I looked for years attempting to discover a job where you went in, had your orientation training, went to work, and never had any further training. Not looking for myself, I was naive enough to believe there had to be some job, somewhere, in some field with these qualities. I was seeking help from people from all aspects of the corporate world and from volunteer organizations. There is not one – anywhere. With every job, there are updated trainings for safety, new paperwork, updated software, improved techniques, new products, and more. Continued training is part of every job.

Oddly enough, it is in the church where I find the strongest resistance to training. I have even heard people say things as “I’ve been doing this for twenty years. I don’t need more training.” This type of attitude saddens me and here’s why. All jobs in the corporate world deal with the temporal – temporary things of this life. In the church, we deal with the eternal. How much greater is our need for ongoing, updated training?

When your employees or volunteers attend training what is the follow-up process. Both in the corporate world and the volunteer/church sectors, every organization should build in some type of follow-up for training. This is a great place for coaching leadership, whether hiring an outside coach or training all persons in supervisory positions in coaching leadership skills. Unfortunately, in many organizations, the only follow-up is found in one question, “How was it?” That’s it. Nothing else is seldom said to ensure there is some progress being made in regard to information learned at the training.

Even leaders, CEOs, pastors, and others should have some structure in place to debrief the material covered and a structured follow-up configuration for the individual and the organization. If we are attending or sending personnel to training events without structured follow-up to put the gained knowledge and resources into practice to move either the individual or organization forward, are we not wasting resources. After all, training should not be to add another notch in our attendance belt or to check one more conference off our list. Every training event attended should benefit the individual or organization for years ahead.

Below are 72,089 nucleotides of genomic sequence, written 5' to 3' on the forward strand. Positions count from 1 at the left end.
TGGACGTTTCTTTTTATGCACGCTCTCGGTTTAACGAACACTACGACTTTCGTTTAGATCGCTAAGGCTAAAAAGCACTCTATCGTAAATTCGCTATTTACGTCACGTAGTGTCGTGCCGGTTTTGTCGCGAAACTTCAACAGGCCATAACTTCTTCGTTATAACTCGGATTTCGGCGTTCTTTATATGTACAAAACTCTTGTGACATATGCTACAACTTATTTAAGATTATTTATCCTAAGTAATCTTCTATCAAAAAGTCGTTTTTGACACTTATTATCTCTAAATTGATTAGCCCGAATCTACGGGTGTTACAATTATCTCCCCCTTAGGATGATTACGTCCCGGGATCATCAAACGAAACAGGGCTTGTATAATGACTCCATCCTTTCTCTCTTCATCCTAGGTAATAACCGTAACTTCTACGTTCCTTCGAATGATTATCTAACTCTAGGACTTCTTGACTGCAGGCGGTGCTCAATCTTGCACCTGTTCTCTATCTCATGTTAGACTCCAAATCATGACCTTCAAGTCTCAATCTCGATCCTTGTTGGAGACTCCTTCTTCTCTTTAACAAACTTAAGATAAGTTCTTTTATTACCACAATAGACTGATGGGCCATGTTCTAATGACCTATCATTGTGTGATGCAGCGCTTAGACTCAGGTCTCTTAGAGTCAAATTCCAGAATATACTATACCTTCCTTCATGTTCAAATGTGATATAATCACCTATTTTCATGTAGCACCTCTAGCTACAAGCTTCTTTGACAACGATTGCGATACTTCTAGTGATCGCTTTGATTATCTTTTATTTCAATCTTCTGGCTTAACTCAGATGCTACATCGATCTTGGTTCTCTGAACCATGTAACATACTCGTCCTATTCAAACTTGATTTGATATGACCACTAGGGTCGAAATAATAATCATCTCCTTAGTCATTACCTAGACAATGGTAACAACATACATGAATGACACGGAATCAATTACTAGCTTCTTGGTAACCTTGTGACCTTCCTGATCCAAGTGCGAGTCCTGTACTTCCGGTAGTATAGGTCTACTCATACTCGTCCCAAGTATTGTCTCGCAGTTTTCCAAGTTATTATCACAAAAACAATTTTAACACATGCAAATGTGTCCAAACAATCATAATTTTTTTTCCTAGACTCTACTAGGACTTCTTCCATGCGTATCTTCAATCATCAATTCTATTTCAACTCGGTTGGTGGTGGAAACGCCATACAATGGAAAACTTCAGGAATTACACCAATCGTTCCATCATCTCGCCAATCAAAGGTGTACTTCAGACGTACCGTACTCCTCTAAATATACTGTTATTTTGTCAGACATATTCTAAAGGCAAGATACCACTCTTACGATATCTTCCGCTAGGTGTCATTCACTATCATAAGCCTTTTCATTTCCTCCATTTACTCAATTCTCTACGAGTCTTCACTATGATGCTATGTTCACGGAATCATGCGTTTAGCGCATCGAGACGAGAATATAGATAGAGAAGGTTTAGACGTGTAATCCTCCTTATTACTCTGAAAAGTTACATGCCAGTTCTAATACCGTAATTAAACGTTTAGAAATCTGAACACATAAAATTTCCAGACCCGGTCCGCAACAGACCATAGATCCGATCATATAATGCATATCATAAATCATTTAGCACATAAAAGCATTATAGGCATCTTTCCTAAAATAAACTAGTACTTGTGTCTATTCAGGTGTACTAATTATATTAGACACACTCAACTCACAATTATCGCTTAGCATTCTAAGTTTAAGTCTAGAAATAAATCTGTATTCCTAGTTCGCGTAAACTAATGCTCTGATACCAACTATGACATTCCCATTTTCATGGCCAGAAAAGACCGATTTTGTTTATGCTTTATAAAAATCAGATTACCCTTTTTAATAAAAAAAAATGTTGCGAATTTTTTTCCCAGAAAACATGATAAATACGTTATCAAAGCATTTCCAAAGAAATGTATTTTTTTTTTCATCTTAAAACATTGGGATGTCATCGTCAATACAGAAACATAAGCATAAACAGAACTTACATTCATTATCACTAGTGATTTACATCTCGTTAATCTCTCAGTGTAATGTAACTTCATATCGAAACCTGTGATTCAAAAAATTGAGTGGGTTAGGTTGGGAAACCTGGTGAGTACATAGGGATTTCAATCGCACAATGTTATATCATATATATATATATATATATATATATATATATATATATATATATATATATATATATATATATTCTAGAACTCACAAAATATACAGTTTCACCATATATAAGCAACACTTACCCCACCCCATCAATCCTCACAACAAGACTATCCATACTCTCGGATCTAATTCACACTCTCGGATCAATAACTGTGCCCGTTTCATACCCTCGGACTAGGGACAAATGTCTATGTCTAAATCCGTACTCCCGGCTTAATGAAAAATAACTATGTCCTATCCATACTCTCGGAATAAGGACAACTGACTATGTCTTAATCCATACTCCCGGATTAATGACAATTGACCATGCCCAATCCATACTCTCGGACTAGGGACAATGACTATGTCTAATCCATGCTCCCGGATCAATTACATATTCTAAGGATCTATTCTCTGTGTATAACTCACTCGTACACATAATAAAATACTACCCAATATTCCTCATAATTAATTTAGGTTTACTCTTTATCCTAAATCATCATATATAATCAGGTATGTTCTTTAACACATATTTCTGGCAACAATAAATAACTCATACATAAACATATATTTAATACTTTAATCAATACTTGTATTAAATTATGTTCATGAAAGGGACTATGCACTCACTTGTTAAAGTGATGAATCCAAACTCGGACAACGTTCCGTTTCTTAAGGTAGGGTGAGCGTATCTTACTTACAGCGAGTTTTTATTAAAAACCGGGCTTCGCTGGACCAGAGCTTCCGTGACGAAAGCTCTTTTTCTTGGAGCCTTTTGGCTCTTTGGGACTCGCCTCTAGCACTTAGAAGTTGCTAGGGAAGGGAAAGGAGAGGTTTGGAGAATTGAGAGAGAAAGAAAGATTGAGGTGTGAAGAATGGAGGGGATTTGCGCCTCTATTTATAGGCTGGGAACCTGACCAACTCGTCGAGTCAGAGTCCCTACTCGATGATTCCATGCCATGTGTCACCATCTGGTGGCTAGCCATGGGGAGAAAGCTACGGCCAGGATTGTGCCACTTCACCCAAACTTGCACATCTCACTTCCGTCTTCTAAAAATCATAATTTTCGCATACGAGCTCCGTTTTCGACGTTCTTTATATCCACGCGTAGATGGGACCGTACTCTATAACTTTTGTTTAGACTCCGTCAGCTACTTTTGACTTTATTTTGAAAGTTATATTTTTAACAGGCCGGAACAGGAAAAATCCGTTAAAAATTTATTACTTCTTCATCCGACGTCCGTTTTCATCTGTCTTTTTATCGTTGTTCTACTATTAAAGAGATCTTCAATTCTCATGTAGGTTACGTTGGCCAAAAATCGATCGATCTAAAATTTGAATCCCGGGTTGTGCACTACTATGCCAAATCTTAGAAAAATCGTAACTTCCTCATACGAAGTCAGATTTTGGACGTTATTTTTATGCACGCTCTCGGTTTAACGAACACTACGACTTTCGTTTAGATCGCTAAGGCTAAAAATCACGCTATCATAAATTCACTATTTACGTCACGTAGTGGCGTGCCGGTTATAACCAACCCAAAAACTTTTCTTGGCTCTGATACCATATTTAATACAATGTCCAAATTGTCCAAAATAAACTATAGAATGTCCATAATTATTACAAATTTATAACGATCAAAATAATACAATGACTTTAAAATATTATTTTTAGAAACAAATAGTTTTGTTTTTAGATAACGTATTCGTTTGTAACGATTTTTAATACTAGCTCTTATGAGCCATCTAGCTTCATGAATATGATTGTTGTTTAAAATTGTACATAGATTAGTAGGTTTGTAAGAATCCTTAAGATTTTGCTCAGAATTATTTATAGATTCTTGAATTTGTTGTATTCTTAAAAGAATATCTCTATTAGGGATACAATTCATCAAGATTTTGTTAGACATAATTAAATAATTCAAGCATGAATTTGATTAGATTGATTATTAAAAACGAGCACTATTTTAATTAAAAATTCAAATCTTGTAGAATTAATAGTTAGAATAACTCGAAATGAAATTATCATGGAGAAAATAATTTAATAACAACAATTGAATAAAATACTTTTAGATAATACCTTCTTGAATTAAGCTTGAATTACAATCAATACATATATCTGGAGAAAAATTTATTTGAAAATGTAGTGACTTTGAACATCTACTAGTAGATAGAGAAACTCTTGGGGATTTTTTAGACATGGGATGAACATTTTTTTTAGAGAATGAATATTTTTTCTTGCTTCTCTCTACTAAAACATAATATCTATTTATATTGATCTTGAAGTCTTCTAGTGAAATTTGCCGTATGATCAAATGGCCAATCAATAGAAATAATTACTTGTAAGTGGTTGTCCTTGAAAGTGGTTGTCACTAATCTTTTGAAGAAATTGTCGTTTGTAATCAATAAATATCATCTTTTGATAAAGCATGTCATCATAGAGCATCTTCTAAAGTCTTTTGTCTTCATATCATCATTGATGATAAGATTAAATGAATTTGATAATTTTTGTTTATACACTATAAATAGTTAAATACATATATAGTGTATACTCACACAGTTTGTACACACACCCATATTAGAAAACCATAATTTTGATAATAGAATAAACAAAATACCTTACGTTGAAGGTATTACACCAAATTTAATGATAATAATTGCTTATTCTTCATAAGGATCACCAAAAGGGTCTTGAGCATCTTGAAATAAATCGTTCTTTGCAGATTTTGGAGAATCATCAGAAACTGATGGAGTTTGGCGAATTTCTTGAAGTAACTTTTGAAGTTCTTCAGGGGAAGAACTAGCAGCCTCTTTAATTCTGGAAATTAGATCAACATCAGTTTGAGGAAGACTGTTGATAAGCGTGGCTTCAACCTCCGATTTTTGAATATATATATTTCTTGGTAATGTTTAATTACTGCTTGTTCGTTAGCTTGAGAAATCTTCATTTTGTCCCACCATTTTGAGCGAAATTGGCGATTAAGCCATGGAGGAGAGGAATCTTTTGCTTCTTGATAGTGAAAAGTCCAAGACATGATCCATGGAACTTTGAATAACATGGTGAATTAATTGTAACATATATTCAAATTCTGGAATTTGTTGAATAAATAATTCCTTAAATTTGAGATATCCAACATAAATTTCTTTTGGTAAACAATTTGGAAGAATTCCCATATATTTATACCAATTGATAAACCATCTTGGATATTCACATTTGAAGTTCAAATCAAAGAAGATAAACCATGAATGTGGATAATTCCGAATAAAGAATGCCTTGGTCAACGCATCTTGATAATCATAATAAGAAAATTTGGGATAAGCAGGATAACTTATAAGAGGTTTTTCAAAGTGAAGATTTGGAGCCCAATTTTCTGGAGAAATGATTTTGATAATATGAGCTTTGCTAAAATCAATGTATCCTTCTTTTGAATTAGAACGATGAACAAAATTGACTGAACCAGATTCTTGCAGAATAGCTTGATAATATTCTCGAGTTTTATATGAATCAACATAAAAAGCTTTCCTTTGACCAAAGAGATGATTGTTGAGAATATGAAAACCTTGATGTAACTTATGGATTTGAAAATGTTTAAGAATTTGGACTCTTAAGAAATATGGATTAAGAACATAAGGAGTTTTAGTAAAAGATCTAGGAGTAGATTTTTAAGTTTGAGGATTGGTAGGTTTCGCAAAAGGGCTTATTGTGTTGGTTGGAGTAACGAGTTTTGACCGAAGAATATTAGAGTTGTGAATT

Training should enhance skillset development, leadership ability, organizational processes, communication, and any number of other forward-moving attributes. If our learning is not improving our doing, then we must question whether our time, finances, and other resources are being used fruitfully.

Coaching to support learning is highly successful when implemented immediately following a training event and carried out over an appropriate period of months. In other words, the greatest benefit to the individual and organization is when follow-up coaching is implemented for the next weeks and months. Each coaching session advances the individual and organization forward.

With each coaching session, the individuals of the organization more consistently apply the new material/approaches in their work and life. Coaching sessions should not be too closely scheduled nor should there be too much lag time between sessions. To begin to follow up coaching, every two weeks should be adequate in most scenarios. Depending on the advancement these could later be moved to monthly until the new processes, new material is absorbed into the fabric of operations. Always end a coaching session with an action step to be implemented by the coachee(s) before the next scheduled session.

What is your first step to building a training follow-up structure in your life and any organizations you are involved with?

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